Sierra Leone Telegraph: 22 March 2021:
President of the United Republic of Tanzania, Dr. John Pombe Magufuli died aged 61 at Mzena Hospital, in Dar es Salaam. According to the statement released by Vice President Samia Suluhu Hassan, Dr. Magufuli died from ‘heart disease’.
John Pombe Magufuli will be remembered as a man who lived and died by his own principles.
Born on October 29, 1959, Magufuli earned his master’s and doctorate degrees from the University of Dar es Salaam in 1994 and 2009, respectively. After a short stint of teaching at Sengerema Secondary School and later working as an industrial chemist, Magufuli went into politics under the ruling Chama Cha Mapinduzi (CCM) party.
He was elected a member of parliament in 1995 and that same year appointed deputy minister of works, receiving the title of minister in 2000. In 2010, he gained popularity after he was appointed Tanzania’s minister for works and transportation for the second time.
His bullish leadership style and fight against graft in the road construction industry was endearing for Tanzanians, who later nicknamed him “the bulldozer.”
He ran as president in 2015 and won 58% of the vote, defeating Edward Lowassa of the Chadema opposition party. In 2020, he was re-elected in a vote — a win that opposition presidential candidate Tundu Lissu decried as fraudulent.
In his inauguration address, Magufuli was full of praise for the country’s electoral conduct. “As you are aware, elections have been a source of conflict in many countries, but we Tanzanians have safely passed this test. This is proof to the world that Tanzanians are peace-loving, and we have matured in our democracy.”
In Tanzania, President Magufuli was a popular figure. His lean government and cost-cutting measures greatly earned him respect among citizens.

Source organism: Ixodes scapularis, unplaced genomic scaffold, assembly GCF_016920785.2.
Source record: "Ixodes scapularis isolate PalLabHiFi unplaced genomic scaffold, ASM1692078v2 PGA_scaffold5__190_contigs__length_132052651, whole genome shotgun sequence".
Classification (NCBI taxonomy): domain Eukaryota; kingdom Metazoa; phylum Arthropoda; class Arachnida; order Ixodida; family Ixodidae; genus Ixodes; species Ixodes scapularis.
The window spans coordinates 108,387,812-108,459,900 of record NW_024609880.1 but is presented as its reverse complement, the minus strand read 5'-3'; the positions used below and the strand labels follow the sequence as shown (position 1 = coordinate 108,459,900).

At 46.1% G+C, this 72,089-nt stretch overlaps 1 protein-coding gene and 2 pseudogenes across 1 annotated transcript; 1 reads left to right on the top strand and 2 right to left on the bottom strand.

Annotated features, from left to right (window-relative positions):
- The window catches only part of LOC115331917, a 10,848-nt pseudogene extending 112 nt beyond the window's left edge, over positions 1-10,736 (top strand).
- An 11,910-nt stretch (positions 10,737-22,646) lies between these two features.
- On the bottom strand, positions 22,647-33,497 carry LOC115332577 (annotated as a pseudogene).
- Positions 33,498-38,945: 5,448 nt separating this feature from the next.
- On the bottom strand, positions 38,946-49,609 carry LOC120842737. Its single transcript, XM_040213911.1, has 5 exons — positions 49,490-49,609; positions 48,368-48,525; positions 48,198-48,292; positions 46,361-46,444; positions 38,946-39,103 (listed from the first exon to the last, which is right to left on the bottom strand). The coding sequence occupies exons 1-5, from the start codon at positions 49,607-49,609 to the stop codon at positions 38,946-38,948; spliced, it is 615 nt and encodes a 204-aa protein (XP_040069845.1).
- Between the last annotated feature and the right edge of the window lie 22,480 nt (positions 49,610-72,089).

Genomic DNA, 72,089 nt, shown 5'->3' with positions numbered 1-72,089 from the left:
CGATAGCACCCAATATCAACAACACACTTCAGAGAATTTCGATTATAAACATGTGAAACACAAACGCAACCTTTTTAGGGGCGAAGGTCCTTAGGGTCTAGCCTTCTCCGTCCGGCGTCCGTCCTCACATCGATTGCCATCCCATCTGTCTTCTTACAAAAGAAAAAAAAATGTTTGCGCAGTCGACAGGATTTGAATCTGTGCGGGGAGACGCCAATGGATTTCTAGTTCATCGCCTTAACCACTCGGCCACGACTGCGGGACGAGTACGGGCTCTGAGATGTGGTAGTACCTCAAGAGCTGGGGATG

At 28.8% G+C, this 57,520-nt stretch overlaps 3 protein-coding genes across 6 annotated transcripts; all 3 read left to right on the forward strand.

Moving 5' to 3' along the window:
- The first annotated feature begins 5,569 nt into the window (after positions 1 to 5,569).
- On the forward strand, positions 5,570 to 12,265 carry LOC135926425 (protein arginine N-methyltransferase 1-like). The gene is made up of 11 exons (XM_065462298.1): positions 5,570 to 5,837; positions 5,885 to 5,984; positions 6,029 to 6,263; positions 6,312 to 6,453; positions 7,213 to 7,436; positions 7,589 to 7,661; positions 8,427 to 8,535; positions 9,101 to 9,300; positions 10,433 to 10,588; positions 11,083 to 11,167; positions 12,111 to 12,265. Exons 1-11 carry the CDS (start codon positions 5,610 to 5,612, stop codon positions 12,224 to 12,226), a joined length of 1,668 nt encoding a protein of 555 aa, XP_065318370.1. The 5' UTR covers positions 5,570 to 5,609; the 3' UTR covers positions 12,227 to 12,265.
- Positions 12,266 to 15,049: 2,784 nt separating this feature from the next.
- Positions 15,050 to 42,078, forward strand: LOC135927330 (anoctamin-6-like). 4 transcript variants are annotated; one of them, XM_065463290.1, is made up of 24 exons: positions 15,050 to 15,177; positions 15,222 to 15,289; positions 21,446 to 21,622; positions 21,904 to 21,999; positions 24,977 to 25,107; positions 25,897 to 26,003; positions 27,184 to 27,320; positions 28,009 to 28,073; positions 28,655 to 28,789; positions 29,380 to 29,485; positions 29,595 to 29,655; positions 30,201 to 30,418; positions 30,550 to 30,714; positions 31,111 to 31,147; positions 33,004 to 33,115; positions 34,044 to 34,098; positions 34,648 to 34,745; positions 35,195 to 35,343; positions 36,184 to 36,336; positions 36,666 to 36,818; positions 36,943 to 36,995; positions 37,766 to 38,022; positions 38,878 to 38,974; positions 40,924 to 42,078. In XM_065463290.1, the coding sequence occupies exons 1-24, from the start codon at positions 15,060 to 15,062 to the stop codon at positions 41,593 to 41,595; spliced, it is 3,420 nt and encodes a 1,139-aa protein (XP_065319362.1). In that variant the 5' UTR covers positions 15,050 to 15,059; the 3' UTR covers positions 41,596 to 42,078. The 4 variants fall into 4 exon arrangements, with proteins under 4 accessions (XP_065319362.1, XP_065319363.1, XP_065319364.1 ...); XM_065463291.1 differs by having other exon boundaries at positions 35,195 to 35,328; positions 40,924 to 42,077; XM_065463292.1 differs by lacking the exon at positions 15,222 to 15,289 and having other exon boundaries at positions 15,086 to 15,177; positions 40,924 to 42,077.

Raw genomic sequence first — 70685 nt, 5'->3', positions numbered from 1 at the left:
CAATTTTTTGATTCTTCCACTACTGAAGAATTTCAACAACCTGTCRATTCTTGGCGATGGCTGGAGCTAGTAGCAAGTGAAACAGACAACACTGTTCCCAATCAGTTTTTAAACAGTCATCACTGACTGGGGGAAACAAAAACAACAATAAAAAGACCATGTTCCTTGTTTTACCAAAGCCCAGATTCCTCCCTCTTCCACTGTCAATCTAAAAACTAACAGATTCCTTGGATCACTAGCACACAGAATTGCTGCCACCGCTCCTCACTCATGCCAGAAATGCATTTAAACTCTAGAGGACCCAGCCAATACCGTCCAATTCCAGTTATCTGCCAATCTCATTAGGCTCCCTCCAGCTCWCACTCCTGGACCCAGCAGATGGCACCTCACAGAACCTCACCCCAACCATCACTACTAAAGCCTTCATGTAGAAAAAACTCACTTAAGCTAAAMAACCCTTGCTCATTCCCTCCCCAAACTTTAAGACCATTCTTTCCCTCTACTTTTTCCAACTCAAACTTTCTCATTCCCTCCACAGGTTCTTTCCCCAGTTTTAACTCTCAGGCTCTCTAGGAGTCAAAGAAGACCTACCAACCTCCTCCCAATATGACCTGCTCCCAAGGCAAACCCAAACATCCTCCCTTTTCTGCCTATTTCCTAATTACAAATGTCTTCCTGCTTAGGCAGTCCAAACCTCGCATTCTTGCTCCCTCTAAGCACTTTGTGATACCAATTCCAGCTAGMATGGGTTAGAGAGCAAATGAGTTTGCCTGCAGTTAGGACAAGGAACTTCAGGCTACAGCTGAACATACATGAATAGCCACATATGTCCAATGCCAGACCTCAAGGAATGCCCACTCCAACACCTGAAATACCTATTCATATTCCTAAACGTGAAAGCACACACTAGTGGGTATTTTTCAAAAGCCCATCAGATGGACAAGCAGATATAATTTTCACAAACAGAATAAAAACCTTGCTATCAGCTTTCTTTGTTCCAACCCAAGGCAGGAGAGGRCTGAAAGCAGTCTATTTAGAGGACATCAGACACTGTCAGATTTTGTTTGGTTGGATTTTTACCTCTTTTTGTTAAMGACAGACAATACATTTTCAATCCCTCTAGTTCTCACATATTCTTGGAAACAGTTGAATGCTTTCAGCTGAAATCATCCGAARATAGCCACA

For example, in 2015, he suspended the country’s independence celebrations, instead urging citizens to clean up their communities to fight a cholera outbreak.
He also embarked on major infrastructure projects such as the port of Bagamoyo, a new railway, and upgrading the Dar-es-Salaam International Airport.
His hands-on war against corruption was admired not just in Tanzania — but the entire continent. “Magufuli came in on the platform of fighting corruption and empowering the masses,” Martin Adati, a Kenyan political analyst, told DW. “It is the people who have been benefitting from corruption and all these other fuuny things who are not very happy with him.”
However, his popularity at home was tainted abroad by human rights groups who accused him of trampling on basic rights such as freedom of press and expression.
In 2020, his government introduced a law that made it a punishable offense for local media to publish international content without authorization.
For exiled opposition leader Tundu Lissu, Magufuli’s presidency was riddled with autocratic tendencies despite his accomplishments. “Yes, he has built all these things, but that does not justify misrule, that does not justify the draconian and very authoritarian policies that he has imposed on the country,” Lissu told DW, adding that the late president’s actions did not legitimize the destruction of the country’s democratic processes.